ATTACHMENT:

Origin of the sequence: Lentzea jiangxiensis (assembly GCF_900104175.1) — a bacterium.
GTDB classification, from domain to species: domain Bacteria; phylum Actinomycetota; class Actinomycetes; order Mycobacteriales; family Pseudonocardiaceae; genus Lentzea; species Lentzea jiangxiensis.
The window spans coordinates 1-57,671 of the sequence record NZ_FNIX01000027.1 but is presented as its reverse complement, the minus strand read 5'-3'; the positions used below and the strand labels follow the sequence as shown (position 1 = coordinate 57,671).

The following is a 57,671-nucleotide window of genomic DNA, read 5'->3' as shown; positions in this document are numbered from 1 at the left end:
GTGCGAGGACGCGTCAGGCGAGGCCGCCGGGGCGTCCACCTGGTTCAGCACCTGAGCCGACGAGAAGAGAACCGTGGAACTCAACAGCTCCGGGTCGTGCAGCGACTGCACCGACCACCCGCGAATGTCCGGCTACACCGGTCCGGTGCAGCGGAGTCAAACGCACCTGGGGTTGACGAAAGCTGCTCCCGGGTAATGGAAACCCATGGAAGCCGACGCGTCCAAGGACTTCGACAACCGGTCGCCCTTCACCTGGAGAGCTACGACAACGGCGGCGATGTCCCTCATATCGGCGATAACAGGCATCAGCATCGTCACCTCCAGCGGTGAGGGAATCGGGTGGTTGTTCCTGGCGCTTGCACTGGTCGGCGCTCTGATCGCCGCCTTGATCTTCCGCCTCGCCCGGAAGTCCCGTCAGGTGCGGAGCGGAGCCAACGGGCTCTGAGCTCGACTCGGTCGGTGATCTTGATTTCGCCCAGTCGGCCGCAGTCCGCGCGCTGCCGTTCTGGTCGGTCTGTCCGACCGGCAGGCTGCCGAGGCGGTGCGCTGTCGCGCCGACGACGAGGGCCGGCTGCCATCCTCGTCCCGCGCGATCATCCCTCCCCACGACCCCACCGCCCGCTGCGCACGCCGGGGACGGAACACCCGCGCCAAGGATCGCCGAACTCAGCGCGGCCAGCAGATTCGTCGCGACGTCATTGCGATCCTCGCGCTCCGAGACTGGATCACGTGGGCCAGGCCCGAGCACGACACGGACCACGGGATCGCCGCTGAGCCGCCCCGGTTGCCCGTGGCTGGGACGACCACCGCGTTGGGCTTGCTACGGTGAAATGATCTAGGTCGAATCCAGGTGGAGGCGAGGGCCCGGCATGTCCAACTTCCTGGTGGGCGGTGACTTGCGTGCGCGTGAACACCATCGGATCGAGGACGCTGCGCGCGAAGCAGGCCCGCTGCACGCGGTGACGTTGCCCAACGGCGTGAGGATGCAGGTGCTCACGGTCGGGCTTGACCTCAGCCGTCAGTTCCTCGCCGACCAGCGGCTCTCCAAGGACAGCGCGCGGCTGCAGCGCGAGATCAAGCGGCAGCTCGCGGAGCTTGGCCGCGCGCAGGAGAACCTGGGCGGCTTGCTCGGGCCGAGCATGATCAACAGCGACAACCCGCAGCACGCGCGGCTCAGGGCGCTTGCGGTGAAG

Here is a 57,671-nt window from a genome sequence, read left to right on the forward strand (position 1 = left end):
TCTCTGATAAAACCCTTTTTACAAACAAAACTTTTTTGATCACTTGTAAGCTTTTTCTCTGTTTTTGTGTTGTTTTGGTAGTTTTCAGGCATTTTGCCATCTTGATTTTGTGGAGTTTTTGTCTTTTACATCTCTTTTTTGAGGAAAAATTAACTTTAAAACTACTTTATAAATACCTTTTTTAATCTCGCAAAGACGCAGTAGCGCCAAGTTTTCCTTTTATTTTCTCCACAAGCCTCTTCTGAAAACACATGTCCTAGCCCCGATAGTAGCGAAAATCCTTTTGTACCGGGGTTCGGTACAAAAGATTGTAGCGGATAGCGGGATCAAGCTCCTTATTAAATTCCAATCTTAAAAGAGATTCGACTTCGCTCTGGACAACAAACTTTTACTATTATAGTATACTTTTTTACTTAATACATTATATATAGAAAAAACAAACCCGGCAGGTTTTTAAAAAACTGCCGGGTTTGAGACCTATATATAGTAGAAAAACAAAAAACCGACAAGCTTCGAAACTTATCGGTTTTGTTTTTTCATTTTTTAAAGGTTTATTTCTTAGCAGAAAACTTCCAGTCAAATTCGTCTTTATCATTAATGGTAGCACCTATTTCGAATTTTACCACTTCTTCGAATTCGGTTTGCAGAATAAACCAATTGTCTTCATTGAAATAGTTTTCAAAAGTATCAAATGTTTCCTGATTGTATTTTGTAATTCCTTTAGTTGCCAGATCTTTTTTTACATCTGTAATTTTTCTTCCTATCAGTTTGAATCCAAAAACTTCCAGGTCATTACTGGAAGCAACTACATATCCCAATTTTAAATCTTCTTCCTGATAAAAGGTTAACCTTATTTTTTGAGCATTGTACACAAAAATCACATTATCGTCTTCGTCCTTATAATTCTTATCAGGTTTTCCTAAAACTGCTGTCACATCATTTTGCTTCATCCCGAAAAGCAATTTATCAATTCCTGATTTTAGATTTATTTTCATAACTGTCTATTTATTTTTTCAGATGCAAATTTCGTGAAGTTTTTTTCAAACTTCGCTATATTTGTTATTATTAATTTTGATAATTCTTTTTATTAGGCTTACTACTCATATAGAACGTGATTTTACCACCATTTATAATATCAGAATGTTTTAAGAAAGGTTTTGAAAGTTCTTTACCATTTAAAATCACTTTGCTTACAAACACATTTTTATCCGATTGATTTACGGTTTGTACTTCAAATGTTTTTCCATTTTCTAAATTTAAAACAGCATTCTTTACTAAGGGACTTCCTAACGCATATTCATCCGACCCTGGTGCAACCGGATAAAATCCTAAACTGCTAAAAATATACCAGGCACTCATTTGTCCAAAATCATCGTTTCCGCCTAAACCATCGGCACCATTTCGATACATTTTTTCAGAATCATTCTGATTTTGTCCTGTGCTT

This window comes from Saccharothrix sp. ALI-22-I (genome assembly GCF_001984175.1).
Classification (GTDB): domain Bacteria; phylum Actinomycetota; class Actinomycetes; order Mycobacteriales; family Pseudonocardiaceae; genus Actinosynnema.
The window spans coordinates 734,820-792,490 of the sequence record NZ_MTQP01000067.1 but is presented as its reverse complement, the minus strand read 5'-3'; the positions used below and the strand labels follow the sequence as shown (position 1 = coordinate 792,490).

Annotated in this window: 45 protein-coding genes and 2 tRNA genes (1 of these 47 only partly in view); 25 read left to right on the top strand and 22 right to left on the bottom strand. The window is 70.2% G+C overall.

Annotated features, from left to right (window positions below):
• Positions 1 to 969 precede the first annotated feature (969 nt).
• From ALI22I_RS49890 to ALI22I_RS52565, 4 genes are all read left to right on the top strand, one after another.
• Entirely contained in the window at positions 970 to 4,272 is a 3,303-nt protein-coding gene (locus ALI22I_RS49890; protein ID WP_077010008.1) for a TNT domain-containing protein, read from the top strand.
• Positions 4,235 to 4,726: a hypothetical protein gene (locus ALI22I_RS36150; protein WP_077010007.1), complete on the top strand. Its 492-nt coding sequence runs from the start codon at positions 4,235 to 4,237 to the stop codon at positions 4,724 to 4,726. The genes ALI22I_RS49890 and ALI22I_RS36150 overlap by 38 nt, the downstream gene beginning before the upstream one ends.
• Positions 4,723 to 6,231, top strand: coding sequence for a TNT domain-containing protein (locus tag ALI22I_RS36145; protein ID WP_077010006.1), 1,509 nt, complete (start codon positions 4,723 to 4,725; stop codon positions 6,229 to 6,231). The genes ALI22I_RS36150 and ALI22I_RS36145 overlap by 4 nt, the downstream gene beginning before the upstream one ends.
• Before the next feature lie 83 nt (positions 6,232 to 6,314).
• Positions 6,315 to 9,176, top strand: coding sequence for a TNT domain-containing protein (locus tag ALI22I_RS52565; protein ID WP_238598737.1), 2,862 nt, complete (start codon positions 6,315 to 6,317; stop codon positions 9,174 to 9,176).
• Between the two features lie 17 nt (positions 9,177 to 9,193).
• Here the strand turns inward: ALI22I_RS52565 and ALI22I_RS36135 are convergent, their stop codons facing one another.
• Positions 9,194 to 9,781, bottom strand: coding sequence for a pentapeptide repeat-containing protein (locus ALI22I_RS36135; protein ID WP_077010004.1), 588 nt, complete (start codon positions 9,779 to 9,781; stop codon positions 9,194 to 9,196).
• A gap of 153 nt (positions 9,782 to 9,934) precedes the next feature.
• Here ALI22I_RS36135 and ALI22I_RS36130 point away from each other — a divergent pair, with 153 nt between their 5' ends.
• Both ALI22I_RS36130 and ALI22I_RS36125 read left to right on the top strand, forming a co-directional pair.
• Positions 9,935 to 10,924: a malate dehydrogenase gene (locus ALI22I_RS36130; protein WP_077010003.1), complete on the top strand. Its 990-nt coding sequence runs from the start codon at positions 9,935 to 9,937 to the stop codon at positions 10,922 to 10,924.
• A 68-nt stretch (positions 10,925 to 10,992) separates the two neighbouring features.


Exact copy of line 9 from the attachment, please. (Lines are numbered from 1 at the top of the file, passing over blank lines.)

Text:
Classification (GTDB): domain Bacteria; phylum Actinomycetota; class Actinomycetes; order Mycobacteriales; family Pseudonocardiaceae; genus Actinosynnema.